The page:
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Von Stade, Heimert New Mather and Eliot Masters

Overseers Also Approve Liller

By Joel R. Kramer

F. Skiddy von Stade Jr. '38, has been named the first Master of Mather House, and Alan E. Heimert '49 has been named Master of Eliot House.

The Overseers approved both appointments at their four and one-half hour meeting yesterday, along with the appointment of William Liller '48, Robert Wheeler Willson Professor of Applied Astronomy, as new Master of Adams House.

Von Stade's appointment is a surprise, because Masters are traditionally chosen from the ranks of professors in the Faculty of Arts and Sciences. Von Stade has been Dean of Freshmen for 16 years.

The only previous exception to this rule was David Mason Little, a secretary to the University, who served as Master of Adams House for two decades.

Was Acting Master

Von Stade will remain dean of Freshmen, even after Mather opens in 1969, he said last night. His primary tasks next year will be to build a staff and "figure out ways and means of redistributing juniors and seniors from the other Houses in the Fall of 1969." Von Stade has twice served as acting Master of Kirkland House.

Heimert, associate professor of English, replaces John H. Finley '25, who has served as Eliot House Master for 26 years. Heimert is now connected with Eliot as a tutor. He teaches American literature of the Colonial period and a pro-seminar in American civilization.

Heimert is the author of Religion and the American Mind and with Reinhold Niebuhr of A Nation So Conceived. He joined the Faculty in 1959. He and Mrs. Heimert, who now live in Winchester, will move into the Master's Residence this summer.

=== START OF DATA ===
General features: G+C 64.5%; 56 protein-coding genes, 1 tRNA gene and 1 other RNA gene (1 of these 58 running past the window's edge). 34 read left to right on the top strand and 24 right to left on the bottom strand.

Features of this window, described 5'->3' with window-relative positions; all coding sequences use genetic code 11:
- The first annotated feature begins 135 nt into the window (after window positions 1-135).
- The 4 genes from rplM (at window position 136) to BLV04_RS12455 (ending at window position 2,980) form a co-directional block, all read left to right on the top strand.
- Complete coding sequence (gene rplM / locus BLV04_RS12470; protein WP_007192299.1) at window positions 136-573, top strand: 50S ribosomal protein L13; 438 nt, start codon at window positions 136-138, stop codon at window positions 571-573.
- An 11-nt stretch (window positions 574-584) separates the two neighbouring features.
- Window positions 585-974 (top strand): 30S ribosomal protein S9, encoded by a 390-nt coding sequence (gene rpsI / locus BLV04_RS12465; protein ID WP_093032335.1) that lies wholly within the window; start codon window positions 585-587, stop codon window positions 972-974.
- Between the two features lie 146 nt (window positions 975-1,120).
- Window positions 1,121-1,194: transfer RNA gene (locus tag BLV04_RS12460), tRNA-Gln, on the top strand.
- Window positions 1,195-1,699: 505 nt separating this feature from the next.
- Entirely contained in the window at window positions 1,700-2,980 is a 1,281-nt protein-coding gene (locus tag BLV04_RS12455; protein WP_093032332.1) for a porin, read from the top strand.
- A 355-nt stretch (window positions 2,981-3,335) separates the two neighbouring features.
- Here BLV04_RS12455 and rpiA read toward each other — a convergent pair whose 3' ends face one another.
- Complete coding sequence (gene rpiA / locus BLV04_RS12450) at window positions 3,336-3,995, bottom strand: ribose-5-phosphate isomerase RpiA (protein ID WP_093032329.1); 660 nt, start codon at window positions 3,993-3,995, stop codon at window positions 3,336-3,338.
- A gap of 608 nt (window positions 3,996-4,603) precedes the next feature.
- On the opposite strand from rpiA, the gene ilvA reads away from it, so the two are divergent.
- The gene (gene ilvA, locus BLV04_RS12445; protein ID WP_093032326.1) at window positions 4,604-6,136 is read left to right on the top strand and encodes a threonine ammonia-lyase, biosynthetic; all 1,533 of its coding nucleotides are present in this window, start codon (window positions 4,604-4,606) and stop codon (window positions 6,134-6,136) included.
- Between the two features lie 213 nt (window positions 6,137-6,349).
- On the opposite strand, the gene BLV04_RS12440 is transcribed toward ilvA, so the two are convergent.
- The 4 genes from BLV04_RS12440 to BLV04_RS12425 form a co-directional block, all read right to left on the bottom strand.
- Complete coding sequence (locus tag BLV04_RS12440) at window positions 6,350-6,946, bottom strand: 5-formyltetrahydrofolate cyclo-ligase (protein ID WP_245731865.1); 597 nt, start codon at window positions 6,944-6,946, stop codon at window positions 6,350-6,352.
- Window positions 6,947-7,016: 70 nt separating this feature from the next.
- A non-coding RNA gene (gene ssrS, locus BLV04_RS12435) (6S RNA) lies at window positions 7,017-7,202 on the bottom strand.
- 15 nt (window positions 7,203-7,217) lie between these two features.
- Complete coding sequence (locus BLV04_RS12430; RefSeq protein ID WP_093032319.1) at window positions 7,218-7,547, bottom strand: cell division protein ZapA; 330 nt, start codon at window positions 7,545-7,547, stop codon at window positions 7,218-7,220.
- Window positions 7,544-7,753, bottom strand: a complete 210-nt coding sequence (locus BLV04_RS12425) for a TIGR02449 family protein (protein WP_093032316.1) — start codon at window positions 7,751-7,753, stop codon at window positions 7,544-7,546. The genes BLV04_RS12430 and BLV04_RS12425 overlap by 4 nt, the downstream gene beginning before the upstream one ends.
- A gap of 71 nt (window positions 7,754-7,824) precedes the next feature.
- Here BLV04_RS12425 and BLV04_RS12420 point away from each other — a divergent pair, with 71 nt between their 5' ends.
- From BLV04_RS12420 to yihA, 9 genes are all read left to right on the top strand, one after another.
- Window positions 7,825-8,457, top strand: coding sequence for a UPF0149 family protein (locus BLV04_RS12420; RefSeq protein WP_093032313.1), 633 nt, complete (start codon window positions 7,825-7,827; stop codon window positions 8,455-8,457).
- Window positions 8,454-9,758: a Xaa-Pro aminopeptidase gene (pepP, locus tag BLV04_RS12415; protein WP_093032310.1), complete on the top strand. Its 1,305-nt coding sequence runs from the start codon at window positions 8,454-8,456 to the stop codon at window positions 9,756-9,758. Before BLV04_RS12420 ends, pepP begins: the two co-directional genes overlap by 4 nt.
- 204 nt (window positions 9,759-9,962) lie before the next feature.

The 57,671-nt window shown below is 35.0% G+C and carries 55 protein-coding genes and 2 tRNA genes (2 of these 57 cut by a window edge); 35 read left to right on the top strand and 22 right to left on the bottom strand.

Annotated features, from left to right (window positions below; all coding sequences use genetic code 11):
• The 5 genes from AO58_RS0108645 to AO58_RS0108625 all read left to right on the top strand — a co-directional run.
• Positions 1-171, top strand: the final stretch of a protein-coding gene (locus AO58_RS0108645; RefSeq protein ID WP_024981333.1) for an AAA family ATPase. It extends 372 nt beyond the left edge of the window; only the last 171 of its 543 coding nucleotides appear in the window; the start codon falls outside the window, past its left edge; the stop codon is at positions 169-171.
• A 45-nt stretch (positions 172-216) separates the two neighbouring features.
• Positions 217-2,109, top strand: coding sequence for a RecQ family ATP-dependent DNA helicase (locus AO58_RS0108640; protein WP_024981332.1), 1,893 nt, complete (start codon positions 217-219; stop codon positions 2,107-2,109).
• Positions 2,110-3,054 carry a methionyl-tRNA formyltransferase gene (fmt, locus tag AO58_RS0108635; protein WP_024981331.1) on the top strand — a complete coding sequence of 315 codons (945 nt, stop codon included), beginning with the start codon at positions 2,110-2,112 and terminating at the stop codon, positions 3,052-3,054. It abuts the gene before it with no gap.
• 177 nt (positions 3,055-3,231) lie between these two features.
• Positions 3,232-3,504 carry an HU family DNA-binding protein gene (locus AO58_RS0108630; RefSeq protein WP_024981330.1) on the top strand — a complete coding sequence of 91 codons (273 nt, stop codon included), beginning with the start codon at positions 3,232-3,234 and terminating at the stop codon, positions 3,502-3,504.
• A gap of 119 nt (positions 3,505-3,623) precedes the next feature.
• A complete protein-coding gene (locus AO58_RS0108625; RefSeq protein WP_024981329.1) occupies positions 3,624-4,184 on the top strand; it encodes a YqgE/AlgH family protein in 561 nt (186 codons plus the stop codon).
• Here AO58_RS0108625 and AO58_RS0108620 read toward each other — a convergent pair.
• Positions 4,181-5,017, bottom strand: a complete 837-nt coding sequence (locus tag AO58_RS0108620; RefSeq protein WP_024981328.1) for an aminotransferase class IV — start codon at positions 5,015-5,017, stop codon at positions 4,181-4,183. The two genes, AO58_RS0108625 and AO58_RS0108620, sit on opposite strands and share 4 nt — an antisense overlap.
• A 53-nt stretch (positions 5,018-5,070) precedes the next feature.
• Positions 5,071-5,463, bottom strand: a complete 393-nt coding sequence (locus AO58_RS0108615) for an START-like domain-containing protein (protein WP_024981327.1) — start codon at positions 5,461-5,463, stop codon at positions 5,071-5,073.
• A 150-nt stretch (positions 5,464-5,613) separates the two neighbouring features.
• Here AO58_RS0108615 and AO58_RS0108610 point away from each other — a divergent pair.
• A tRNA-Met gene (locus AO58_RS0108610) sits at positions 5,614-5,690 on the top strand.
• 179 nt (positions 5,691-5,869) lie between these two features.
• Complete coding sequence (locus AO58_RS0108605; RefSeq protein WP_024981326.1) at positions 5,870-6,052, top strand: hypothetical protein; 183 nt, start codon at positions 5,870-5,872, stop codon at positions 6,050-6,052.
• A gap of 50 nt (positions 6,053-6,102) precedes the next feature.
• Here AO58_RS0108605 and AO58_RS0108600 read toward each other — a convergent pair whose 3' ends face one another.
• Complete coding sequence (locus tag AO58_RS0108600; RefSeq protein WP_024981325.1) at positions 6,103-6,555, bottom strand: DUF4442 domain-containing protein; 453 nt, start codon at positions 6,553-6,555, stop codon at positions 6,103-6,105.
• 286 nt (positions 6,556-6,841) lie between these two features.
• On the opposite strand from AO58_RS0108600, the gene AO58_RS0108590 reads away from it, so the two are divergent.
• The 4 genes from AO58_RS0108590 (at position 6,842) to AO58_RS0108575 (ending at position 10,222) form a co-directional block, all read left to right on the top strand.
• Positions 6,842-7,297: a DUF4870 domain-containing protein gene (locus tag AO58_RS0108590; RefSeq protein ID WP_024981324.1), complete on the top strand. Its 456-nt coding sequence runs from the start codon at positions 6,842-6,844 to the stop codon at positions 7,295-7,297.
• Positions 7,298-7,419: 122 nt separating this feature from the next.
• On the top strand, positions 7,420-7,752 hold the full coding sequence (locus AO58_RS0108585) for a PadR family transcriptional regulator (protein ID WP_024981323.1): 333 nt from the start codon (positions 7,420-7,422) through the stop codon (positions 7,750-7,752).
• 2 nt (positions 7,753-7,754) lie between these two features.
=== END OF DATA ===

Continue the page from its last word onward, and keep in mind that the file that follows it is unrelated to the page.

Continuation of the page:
Floreat Eliot

At dinner in Eliot House last night, Finley informed his boys of the appointment, and cried "Floreat domus de Eliot" (Let Eliot House bloom). Heimert answered, "Following Master Finley will be like getting into the wake of the Queen Elizabeth in a rowboat." They then sat down with a bottle of Italian champagne.

Liller, who teaches a course on "The Astronomical Perspective," becomes the third scientist Master--joining Bruce Chalmers of Winthrop and Alwin Pappenheimer of Dunster. He came to Harvard from the Michigan faculty in 1960.

He and Mrs. Liller will move from Belmont this summer into 18th-century Apthorp House, the Adams Master's residence. Liller replaces Reuben Brower, professor of English, who served as Master for 13 years.

Final Authority

The Overseers, an elected body of 30 men, meets seven times a year and is charged with, among other functions, approving all appointments of more than one year's duration. The Overseers are the University's final authority, although most of the week-to-week decision-making of the University is handled by the Corporation, which meets every other week.

The Overseers met yesterday from 10 a.m. to 12:45 p.m. and again from 2 p.m. to 4 p.m. None of the other matters they ruled on yesterday has yet been made public.

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